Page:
[ilustración del libro para niñ+s Blast Off]
Dice la Wiky:
Leo Dillon (March 2, 1933 – May 26, 2012) and Diane Dillon (née Sorber; born March 13, 1933) are/were American illustrators of children’s books and adult paperback book and magazine covers. One obituary of Leo called the work of the husband-and-wife team “a seamless amalgam of both their hands”. In more than 50 years they created more than 100 speculative fiction book and magazine covers together as well as much interior artwork. Essentially all of their work in that field was joint.
The Dillons won the Caldecott Medal in 1976 and 1977, the only consecutive awards of the premier honor in U.S. picture book illustration. In 1978 they were the highly commended runners-up for the biennial, international Hans Christian Andersen Award for children’s illustrators; they were the U.S. nominee again in 1996.
Leo Dillon, of Trinidadian immigrant parentage, was born and raised in East New York, and Diane Sorber hails from the Greater Los Angeles Area. Leo enlisted in the Navy for three years’ service so that he could attend art school. The couple met at the Parsons School of Design in New York City in 1953 — where they “became instant archrivals and remained together from then on”. They graduated in 1956 and married the next year. An association with writer Harlan Ellison led to jobs doing book covers for his short story collections and both cover and interior woodcut illustration for his anthology Dangerous Visions. They illustrated a large number of mass market paperback book covers for the original Ace Science Fiction Specials, for which they won their first major award, science fiction’s 1971 Hugo Award for Best Professional Artist. A detailed biography and introduction to their work and styles was written by Byron Preiss in a book he edited in 1981, entitled The Art of Leo & Diane Dillon. They once described their work as incorporating motifs derived from their respective heritages.[clarification needed]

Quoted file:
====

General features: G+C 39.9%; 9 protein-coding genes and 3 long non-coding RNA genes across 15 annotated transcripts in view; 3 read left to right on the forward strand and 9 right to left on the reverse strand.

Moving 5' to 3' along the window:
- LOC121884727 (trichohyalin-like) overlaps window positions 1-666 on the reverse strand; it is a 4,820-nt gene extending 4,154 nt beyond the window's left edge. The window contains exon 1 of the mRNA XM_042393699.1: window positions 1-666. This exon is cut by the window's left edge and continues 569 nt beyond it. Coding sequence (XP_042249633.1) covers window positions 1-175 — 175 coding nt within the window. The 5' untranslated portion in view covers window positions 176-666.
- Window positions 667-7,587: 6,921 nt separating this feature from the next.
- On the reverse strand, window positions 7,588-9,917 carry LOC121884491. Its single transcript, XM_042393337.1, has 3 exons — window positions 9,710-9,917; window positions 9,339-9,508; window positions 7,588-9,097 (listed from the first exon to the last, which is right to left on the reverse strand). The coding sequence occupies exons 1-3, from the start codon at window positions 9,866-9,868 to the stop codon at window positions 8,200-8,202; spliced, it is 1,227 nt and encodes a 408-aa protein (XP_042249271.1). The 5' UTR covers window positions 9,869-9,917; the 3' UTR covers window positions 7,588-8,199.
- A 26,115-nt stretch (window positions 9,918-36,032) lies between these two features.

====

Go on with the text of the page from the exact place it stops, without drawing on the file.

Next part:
On May 28, 2012, Ellison reported on his website his reception of a phone call from Diane announcing Leo’s death at the age of 79 from lung cancer two days prior. Spectrum Fantastic Art, an annual art competition, exhibit, and art book project of which the couple were general managers, confirmed Leo’s death on its website. The obituary of Leo in The New York Times praised the Dillons jointly as “one of the world’s pre-eminent illustrators for young people, producing artwork — praised for its vibrancy, ecumenicalism and sheer sumptuous beauty — that was a seamless amalgam of both their hands”, also noting the ethnoracial diversity of characters in the Dillons’ work in the 1970s, “until then, the smiling faces portrayed in picture books had been overwhelmingly white.”
The Dillons had one surviving son. Lee (Lionel John Dillon III), born 1965, became an artist and collaborated with his parents several times, including the illustrations for Pish, Posh, Said Hieronymus Bosch by Nancy Willard (1991). Both Leo and Diane lived in the Cobble Hill neighborhood at the time of Leo’s death.
DA CLICK EN LAS IMÁGENES PARA AGRANDARLAS
L@s Dillon en foto de Andrew Porter
Con su hijo Lionel
Ilustraciones de Blast off (1973):
[encontrados en la linda entrada de Maria Popova]: